Japanese American Memorial to Patriotism During World War II

National Mall and Memorial Parks

Bronze sculpture of a crane with barbed wire in its bill.
Cranes entangled in barbed wire symbolize the body and spirit of Japanese Americans during the war.

NPS

Quick Facts

Location:
Louisiana Ave. NW & D St. NW, Washington, D.C.
Significance:
Memorial
Designation:
National Memorial
OPEN TO PUBLIC:
Yes

The Japanese American Memorial to Patriotism During World War II reflects on the legacy of Japense internment camps in the United States during World War II. Many Japanese Americans were treated with suspicion and as potential spies, and were sent to internment camps, in many cases for several years, to sit out the war because of their race, not because of any actual espionage.  As a result, many were displaced and were never able to return home when the war ended.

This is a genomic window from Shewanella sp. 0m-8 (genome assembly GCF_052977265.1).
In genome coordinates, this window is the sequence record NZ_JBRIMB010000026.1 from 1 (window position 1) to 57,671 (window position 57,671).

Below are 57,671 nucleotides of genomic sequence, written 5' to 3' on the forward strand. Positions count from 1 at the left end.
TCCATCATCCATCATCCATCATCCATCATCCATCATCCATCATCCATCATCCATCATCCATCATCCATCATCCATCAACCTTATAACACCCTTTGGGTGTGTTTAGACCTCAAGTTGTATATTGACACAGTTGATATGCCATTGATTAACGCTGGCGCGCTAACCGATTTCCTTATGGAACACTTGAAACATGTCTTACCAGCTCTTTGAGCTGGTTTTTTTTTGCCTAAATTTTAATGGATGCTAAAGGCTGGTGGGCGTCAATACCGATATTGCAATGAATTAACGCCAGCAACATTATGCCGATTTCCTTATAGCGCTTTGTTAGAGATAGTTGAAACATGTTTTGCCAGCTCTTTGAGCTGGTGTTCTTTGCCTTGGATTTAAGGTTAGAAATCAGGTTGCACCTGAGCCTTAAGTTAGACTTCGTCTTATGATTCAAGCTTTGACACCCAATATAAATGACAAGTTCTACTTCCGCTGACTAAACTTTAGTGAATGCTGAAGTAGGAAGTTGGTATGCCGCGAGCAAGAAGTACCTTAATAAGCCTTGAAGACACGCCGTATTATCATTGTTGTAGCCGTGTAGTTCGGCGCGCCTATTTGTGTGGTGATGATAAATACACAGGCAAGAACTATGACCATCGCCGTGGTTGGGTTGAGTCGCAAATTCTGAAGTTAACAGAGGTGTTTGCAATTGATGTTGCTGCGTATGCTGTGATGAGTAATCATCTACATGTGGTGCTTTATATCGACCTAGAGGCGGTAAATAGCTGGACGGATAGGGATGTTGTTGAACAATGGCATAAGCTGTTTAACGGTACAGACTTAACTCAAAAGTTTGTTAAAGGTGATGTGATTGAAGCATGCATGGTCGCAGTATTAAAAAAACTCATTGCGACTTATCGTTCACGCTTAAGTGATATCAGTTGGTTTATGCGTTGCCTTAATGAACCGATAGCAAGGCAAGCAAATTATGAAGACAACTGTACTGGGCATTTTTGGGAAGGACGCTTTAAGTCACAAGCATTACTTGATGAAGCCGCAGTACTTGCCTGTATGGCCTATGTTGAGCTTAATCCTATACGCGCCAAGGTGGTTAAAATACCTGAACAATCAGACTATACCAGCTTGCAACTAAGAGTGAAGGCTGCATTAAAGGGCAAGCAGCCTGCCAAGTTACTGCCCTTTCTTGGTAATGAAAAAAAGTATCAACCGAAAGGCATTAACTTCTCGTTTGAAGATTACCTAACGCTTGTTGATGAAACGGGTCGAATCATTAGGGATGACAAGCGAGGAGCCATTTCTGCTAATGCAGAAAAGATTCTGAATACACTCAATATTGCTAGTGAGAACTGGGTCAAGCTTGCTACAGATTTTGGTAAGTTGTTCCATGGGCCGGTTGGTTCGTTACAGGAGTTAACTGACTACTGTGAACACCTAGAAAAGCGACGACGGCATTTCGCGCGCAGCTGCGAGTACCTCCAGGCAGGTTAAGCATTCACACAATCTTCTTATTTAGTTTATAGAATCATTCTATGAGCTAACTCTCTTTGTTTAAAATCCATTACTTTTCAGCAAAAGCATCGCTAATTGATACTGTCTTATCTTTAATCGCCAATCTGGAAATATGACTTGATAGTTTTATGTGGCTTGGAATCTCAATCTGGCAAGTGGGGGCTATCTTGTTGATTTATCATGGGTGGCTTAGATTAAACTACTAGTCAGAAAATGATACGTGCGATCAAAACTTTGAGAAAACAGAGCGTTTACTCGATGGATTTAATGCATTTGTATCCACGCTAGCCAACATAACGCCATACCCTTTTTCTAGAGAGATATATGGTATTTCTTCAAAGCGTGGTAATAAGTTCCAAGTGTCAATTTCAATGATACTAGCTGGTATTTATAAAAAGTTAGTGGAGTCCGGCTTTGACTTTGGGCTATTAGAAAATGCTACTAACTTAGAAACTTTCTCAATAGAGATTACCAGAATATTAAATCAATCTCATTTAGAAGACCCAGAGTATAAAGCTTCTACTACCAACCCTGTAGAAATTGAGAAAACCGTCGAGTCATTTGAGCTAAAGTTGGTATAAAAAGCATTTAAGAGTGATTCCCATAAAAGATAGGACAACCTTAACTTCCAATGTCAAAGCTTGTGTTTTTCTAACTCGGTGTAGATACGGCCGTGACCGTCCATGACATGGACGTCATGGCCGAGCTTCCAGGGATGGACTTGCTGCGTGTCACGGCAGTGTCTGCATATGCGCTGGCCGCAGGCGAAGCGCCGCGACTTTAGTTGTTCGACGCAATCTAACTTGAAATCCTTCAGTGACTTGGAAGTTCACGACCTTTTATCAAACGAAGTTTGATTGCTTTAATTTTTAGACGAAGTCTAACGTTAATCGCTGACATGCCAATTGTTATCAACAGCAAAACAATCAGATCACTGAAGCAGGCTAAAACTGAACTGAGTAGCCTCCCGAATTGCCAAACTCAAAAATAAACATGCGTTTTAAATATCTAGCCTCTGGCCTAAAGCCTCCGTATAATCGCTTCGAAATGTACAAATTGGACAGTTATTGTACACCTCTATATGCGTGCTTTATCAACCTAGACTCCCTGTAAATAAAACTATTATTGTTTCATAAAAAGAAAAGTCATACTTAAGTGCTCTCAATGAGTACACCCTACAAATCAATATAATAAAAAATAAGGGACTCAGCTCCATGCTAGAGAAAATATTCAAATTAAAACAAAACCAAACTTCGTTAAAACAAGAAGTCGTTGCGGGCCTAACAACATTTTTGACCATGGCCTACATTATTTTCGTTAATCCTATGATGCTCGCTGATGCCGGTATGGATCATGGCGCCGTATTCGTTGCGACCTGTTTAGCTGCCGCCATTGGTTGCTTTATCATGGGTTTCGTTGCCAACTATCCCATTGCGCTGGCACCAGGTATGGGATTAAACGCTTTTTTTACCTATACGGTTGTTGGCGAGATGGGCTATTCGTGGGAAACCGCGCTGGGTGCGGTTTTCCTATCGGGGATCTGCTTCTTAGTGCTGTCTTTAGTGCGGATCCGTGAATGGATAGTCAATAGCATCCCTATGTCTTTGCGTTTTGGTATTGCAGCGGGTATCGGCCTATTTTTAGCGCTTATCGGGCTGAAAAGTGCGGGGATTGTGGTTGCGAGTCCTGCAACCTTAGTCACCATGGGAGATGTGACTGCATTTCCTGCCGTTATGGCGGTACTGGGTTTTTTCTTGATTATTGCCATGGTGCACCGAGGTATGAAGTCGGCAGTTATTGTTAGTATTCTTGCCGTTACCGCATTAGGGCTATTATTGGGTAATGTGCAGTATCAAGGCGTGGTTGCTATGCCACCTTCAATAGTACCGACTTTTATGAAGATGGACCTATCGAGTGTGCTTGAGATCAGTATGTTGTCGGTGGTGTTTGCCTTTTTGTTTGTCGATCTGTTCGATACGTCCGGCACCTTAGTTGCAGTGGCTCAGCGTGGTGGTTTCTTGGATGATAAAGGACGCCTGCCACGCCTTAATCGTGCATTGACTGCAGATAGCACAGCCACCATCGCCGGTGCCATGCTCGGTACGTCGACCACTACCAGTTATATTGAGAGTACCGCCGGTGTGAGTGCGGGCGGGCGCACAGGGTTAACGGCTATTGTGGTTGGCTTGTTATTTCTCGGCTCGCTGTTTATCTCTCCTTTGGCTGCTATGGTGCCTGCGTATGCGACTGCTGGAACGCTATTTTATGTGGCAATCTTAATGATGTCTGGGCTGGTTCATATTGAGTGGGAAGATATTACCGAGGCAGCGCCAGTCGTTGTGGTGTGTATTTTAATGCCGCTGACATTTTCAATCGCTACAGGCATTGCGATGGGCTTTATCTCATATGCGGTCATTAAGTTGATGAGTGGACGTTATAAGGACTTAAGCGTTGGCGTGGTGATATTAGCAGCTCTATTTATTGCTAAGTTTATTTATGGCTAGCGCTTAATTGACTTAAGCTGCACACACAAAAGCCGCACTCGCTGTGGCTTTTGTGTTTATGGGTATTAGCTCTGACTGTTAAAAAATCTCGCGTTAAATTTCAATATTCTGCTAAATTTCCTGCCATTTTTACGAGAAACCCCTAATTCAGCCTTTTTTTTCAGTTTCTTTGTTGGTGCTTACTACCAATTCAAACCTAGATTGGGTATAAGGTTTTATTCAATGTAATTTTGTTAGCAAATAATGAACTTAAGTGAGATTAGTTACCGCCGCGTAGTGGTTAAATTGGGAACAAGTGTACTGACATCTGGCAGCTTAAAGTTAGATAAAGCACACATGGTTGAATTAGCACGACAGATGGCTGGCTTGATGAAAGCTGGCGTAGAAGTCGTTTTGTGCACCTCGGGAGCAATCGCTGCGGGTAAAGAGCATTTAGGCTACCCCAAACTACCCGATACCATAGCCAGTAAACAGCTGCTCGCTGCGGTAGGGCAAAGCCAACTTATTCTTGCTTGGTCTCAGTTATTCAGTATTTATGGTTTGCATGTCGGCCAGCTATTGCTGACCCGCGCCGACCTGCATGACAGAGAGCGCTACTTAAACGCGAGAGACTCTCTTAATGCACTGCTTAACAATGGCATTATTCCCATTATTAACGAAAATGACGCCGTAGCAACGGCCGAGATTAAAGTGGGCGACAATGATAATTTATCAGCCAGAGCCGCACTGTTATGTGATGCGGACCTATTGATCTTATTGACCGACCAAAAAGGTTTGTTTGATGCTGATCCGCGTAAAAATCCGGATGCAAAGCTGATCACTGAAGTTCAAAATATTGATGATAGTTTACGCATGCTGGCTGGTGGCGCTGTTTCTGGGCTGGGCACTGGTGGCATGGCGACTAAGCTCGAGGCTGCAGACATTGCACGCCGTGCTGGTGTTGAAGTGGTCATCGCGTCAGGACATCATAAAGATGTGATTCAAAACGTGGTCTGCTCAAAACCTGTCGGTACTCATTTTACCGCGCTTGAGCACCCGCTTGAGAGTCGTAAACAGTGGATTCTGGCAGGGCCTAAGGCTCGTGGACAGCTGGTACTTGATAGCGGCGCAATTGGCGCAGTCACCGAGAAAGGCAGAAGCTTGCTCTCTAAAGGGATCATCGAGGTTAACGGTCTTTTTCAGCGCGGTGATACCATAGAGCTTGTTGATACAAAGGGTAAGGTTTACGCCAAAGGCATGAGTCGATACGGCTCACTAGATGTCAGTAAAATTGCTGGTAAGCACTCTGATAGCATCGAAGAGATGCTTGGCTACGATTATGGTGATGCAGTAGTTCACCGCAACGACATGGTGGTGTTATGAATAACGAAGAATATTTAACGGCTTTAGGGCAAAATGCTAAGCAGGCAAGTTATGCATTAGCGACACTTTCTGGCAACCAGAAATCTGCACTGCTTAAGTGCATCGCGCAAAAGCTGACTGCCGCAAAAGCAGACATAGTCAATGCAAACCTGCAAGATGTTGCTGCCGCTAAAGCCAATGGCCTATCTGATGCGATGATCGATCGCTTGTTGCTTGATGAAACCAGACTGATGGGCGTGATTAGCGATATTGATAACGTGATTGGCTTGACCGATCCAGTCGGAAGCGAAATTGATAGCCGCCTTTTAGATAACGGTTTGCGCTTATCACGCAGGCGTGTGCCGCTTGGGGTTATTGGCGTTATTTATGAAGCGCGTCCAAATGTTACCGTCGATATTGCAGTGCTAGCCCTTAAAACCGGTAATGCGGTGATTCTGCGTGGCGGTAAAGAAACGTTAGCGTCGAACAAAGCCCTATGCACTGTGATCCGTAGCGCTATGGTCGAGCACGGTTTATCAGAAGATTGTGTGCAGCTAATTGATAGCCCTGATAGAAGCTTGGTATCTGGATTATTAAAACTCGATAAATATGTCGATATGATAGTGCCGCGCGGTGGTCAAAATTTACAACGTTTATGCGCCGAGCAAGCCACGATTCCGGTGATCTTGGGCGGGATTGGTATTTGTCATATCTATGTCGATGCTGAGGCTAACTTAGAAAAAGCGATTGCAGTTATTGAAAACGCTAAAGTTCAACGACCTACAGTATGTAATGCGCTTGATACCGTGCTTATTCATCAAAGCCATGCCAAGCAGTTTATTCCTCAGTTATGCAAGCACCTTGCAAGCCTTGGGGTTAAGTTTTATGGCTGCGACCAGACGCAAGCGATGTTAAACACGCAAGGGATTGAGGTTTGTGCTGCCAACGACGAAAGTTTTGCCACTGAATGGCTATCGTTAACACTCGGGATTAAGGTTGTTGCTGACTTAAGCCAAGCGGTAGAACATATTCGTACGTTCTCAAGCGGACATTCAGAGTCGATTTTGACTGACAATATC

The memorial's central sculpture evokes a powerful image. Japanese cranes, symbolizing the body and spirit of Japanese Americans, are entangled in barbed wire. The powerful symbolism and subject matter make this memorial unique and unforgettable.

Last updated: October 18, 2018